Case Law Alerts
You only get one bite at the “appraisal” apple.
The Third District Court of Appeals recently affirmed a trial court’s denial of a homeowner’s motion to compel a second appraisal of his windstorm claim. The appellate court agreed that an insured was not entitled to have the appraisal panel reconvene to consider his claim for additional proceeds under the law and the ordinance provisions of the policy. In Noa, the carrier and the homeowners agreed to appraise the scope of the loss, namely the extent of damage to the home’s roof. After the appraisal award was entered and paid by the carrier, the homeowner submitted a request for additional funds, which he contended were required due to code requirements. Suit was filed, and the homeowner sought to have a second appraisal for the additional law and ordinance damages. The court explained, “In order to perform competently as an appraiser for this purpose, and to be designated by a party or by other appraisers or the court (as an umpire), logic and common sense require that an appraiser must have experience in the estimation of materials and labor costs for the repair and replacement of damaged property. In the case of roof work, appraisers must consider the requirements of the applicable building codes in order to estimate the cost of repair or replacement. This is an area for professional construction industry expertise and should be ‘baked into’ the appraiser’s and umpire’s computations, and not left open for a re-appraisal or for a determination by the court.” If you are participating in the appraisal process, the award should make it clear that it is addressing any and all aspects of the claim or specifically identify any parts of the claim the participants are leaving open to be determined at a later date. Otherwise, an insured is not entitled to re-open an appraisal or demand a second appraisal.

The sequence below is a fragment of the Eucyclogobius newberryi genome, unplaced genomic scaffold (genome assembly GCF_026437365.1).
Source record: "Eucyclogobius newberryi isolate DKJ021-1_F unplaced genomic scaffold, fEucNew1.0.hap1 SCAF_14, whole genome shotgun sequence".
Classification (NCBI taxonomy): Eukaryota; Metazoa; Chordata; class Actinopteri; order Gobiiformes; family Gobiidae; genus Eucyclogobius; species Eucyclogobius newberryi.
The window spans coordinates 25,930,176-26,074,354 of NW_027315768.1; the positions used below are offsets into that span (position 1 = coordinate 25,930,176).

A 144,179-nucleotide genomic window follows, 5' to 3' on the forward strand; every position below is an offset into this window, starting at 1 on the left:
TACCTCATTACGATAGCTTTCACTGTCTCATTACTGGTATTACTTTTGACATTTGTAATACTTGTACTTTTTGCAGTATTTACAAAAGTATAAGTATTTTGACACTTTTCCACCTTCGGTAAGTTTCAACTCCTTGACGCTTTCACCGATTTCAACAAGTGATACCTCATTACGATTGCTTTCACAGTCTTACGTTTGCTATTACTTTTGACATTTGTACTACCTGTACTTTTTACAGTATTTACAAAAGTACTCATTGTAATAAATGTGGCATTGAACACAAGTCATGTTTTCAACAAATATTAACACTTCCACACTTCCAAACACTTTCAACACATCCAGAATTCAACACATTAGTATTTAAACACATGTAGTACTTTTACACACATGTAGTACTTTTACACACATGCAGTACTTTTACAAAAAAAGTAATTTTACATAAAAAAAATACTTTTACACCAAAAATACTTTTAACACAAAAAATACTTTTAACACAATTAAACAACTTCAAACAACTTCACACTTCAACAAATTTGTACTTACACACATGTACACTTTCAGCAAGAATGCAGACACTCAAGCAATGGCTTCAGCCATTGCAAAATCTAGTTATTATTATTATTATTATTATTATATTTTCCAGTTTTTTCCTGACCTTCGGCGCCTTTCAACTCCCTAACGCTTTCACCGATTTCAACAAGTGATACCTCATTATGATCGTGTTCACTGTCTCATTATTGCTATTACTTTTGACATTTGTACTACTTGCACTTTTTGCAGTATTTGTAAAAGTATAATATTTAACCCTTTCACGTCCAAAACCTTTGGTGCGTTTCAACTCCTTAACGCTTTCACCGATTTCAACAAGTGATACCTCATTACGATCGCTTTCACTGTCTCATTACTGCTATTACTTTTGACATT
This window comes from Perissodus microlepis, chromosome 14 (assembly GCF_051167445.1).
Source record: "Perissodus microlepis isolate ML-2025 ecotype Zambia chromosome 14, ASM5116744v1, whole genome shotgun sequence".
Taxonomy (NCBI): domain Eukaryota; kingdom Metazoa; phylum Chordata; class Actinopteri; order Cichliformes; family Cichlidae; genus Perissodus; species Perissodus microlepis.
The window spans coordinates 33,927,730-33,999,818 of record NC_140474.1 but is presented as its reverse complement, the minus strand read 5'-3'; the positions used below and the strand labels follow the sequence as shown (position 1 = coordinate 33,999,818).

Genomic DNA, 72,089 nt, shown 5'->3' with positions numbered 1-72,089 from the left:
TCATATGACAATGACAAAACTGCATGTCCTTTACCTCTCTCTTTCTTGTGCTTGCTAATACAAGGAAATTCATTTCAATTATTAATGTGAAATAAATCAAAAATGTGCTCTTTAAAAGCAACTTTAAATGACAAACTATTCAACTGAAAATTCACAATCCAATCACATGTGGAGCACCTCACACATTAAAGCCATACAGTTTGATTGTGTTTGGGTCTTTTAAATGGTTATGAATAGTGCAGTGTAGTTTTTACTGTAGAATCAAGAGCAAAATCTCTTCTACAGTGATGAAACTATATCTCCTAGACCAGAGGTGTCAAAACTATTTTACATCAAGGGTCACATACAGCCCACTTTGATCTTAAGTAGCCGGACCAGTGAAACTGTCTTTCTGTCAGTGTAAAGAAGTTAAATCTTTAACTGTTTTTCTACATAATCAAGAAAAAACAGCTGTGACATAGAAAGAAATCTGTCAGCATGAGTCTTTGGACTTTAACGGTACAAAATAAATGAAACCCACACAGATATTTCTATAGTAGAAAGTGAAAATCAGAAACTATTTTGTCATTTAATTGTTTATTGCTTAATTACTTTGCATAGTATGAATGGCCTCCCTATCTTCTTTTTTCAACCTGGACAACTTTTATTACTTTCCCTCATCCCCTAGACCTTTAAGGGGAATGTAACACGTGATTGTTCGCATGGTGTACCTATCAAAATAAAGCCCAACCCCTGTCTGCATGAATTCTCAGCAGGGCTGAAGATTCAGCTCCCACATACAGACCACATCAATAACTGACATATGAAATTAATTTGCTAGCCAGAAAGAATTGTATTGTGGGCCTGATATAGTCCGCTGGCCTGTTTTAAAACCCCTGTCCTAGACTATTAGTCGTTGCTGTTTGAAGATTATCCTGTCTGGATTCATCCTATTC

Case Law Alerts, 3rd Quarter, July 2017
Case Law Alerts is prepared by Marshall Dennehey Warner Coleman & Goggin to provide information on recent developments of interest to our readers. This publication is not intended to provide legal advice for a specific situation or to create an attorney-client relationship. Copyright © 2017 Marshall Dennehey Warner Coleman & Goggin, all rights reserved. This article may not be reprinted without the express written permission of our firm.